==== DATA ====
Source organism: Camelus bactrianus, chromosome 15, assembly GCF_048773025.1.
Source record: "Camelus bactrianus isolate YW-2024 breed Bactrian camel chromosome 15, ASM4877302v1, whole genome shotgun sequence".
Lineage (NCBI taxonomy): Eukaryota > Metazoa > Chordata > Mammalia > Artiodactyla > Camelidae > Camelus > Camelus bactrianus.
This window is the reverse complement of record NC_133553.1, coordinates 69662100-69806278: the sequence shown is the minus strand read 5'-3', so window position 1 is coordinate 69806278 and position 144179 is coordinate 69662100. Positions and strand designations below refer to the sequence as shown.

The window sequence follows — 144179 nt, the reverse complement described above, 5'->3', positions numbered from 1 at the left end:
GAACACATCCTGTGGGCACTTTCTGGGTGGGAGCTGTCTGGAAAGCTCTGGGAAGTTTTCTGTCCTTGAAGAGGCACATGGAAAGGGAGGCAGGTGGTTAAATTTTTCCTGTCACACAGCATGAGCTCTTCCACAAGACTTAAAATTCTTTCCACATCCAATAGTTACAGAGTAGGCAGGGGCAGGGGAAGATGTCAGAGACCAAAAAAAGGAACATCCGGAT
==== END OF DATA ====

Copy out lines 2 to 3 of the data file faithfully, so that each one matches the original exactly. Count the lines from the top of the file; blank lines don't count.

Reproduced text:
Source record: "Camelus bactrianus isolate YW-2024 breed Bactrian camel chromosome 15, ASM4877302v1, whole genome shotgun sequence".
Lineage (NCBI taxonomy): Eukaryota > Metazoa > Chordata > Mammalia > Artiodactyla > Camelidae > Camelus > Camelus bactrianus.